"Introduction to drugs for the treatment of multiple sclerosis
Multiple sclerosis (MS) is an autoimmune inflammatory disease of the central nervous system that leads to the degeneration of nerves in the brain and spinal cord. The immune "...
The following important adverse reactions are described elsewhere in labeling:
- Anaphylaxis and Angioedema [see WARNINGS AND PRECAUTIONS].
- Progressive multifocal leukoencephalopathy [see WARNINGS AND PRECAUTIONS].
- Lymphopenia [see WARNINGS AND PRECAUTIONS].
- Flushing [see WARNINGS AND PRECAUTIONS].
Clinical Trials Experience
Because clinical trials are conducted under widely varying conditions, adverse reaction rates observed in clinical trials of a drug cannot be directly compared to rates in the clinical trials of another drug and may not reflect the rates observed in clinical practice.
The most common adverse reactions (incidence ≥ 10% and ≥ 2% more than placebo) for
TECFIDERA were flushing, abdominal pain, diarrhea, and nausea.
Adverse Reactions in Placebo-Controlled Trials
In the two well-controlled studies demonstrating effectiveness, 1529 patients received TECFIDERA with an overall exposure of 2244 person-years [see Clinical Studies].
The adverse reactions presented in the table below are based on safety information from 769 patients treated with TECFIDERA 240 mg twice a day and 771 placebo-treated patients.
Table 1: Adverse Reactions in Study 1 and 2 reported
for TECFIDERA 240 mg BID at ≥ 2% higher incidence than placebo
|Albumin urine present||6||4|
|Aspartate aminotransferase increased||4||2|
TECFIDERA caused GI events (e.g., nausea, vomiting, diarrhea, abdominal pain, and dyspepsia). The incidence of GI events was higher early in the course of treatment (primarily in month 1) and usually decreased over time in patients treated with TECFIDERA compared with placebo. Four percent (4%) of patients treated with TECFIDERA and less than 1% of placebo patients discontinued due to gastrointestinal events. The incidence of serious GI events was 1% in patients treated with TECFIDERA.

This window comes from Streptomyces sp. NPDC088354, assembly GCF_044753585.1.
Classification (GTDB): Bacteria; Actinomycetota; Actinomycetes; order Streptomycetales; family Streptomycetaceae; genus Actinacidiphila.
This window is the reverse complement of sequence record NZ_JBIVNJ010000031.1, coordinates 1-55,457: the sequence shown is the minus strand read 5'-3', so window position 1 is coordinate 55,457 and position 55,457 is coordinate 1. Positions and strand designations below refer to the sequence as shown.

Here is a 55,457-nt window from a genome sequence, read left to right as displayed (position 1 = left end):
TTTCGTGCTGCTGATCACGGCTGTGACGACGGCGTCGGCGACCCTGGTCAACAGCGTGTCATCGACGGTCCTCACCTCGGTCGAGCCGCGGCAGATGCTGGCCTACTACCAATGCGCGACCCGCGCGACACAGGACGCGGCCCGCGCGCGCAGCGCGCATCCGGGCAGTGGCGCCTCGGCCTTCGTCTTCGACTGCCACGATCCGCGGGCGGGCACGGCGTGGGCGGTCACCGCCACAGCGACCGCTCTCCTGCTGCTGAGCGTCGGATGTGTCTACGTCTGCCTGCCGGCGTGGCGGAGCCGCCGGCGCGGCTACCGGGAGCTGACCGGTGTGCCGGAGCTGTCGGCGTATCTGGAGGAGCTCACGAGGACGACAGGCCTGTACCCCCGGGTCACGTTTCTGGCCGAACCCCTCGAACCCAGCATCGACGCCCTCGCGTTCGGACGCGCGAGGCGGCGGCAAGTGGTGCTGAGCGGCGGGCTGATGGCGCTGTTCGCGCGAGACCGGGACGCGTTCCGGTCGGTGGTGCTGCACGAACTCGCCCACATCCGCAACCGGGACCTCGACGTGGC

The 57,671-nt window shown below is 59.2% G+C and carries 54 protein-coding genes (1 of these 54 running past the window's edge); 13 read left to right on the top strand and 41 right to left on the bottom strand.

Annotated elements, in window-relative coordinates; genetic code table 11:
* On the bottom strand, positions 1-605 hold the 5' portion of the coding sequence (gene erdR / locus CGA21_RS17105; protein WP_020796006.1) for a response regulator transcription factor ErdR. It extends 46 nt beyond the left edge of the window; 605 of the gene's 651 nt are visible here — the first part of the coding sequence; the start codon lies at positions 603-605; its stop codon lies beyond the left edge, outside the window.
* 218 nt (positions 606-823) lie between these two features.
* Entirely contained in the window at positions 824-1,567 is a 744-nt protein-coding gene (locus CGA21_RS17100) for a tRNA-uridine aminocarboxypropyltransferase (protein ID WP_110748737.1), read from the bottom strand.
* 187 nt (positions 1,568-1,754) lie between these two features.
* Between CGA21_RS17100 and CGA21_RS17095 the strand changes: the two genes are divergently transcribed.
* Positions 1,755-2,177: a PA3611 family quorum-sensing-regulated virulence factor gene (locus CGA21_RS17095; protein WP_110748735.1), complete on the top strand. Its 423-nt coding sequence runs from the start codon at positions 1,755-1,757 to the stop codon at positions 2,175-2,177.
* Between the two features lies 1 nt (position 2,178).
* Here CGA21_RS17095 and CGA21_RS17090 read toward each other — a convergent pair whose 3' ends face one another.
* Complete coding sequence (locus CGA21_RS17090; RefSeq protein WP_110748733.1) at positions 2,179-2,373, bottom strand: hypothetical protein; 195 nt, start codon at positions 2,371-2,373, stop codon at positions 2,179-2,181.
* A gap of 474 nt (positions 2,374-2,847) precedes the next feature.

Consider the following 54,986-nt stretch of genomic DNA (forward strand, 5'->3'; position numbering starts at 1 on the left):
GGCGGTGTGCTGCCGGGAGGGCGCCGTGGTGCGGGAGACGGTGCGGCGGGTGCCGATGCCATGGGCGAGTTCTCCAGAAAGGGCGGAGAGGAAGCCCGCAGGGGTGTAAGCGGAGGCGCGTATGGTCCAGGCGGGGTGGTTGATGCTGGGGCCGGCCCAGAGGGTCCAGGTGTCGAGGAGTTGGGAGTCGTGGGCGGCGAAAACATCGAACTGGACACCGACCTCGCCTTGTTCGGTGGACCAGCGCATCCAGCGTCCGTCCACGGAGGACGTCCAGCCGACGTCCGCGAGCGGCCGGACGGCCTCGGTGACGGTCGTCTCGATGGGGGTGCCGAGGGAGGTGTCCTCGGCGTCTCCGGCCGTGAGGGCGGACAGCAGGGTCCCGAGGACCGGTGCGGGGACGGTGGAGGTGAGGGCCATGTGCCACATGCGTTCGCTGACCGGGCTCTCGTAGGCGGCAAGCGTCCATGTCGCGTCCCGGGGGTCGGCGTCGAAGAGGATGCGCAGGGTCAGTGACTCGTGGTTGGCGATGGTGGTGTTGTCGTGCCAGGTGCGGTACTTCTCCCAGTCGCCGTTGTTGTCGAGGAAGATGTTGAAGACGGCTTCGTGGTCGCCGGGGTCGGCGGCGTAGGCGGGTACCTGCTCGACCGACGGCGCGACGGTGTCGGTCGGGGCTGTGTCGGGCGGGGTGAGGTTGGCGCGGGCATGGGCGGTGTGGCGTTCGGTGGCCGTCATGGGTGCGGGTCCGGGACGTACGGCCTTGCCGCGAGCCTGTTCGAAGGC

An increased incidence of elevations of hepatic transaminases in patients treated with TECFIDERA was seen primarily during the first six months of treatment, and most patients with elevations had levels < 3 times the upper limit of normal (ULN). Elevations of alanine aminotransferase and aspartate aminotransferase to ≥ 3 times the ULN occurred in a small number of patients treated with both TECFIDERA and placebo and were balanced between groups. There were no elevations in transaminases ≥ 3 times the ULN with concomitant elevations in total bilirubin > 2 times the ULN. Discontinuations due to elevated hepatic transaminases were < 1% and were similar in patients treated with TECFIDERA or placebo.
A transient increase in mean eosinophil counts was seen during the first 2 months of therapy.
Adverse Reactions in Placebo-Controlled and Uncontrolled Studies
In placebo-controlled and uncontrolled clinical studies, a total of 2513 patients have received TECFIDERA and been followed for periods up to 4 years with an overall exposure of 4603 person-years. Approximately 1162 patients have received more than 2 years of treatment with TECFIDERA. The adverse reaction profile of TECFIDERA in the uncontrolled clinical studies was consistent with the experience in the placebo-controlled clinical trials.
Read the Tecfidera (dimethyl fumarate delayed release capsules) Side Effects Center for a complete guide to possible side effects
No information provided.
Last reviewed on RxList: 12/18/2014
This monograph has been modified to include the generic and brand name in many instances.
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